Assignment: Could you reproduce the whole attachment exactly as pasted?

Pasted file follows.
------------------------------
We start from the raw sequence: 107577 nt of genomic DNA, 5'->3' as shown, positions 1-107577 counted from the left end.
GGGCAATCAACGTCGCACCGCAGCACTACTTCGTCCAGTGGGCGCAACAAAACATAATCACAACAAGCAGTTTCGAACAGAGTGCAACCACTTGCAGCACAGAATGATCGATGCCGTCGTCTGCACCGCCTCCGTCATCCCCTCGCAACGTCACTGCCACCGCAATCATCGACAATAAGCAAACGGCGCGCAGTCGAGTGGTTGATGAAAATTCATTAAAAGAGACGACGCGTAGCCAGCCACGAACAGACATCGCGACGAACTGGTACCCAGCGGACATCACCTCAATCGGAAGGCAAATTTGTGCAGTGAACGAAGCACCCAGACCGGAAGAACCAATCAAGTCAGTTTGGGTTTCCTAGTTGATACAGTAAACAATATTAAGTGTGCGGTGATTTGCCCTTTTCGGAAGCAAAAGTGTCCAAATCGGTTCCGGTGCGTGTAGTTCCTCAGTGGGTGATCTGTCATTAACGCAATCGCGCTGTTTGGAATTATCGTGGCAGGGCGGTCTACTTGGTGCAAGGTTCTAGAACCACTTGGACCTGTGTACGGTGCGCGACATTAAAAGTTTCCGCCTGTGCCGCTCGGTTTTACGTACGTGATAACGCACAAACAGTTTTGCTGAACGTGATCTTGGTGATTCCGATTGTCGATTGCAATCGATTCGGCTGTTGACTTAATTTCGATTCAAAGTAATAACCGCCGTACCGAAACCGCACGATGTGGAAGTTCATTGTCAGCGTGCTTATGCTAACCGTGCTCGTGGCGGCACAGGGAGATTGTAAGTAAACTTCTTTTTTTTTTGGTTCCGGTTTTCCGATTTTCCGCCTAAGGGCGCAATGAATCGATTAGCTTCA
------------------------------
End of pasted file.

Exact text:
We start from the raw sequence: 107577 nt of genomic DNA, 5'->3' as shown, positions 1-107577 counted from the left end.
GGGCAATCAACGTCGCACCGCAGCACTACTTCGTCCAGTGGGCGCAACAAAACATAATCACAACAAGCAGTTTCGAACAGAGTGCAACCACTTGCAGCACAGAATGATCGATGCCGTCGTCTGCACCGCCTCCGTCATCCCCTCGCAACGTCACTGCCACCGCAATCATCGACAATAAGCAAACGGCGCGCAGTCGAGTGGTTGATGAAAATTCATTAAAAGAGACGACGCGTAGCCAGCCACGAACAGACATCGCGACGAACTGGTACCCAGCGGACATCACCTCAATCGGAAGGCAAATTTGTGCAGTGAACGAAGCACCCAGACCGGAAGAACCAATCAAGTCAGTTTGGGTTTCCTAGTTGATACAGTAAACAATATTAAGTGTGCGGTGATTTGCCCTTTTCGGAAGCAAAAGTGTCCAAATCGGTTCCGGTGCGTGTAGTTCCTCAGTGGGTGATCTGTCATTAACGCAATCGCGCTGTTTGGAATTATCGTGGCAGGGCGGTCTACTTGGTGCAAGGTTCTAGAACCACTTGGACCTGTGTACGGTGCGCGACATTAAAAGTTTCCGCCTGTGCCGCTCGGTTTTACGTACGTGATAACGCACAAACAGTTTTGCTGAACGTGATCTTGGTGATTCCGATTGTCGATTGCAATCGATTCGGCTGTTGACTTAATTTCGATTCAAAGTAATAACCGCCGTACCGAAACCGCACGATGTGGAAGTTCATTGTCAGCGTGCTTATGCTAACCGTGCTCGTGGCGGCACAGGGAGATTGTAAGTAAACTTCTTTTTTTTTTGGTTCCGGTTTTCCGATTTTCCGCCTAAGGGCGCAATGAATCGATTAGCTTCA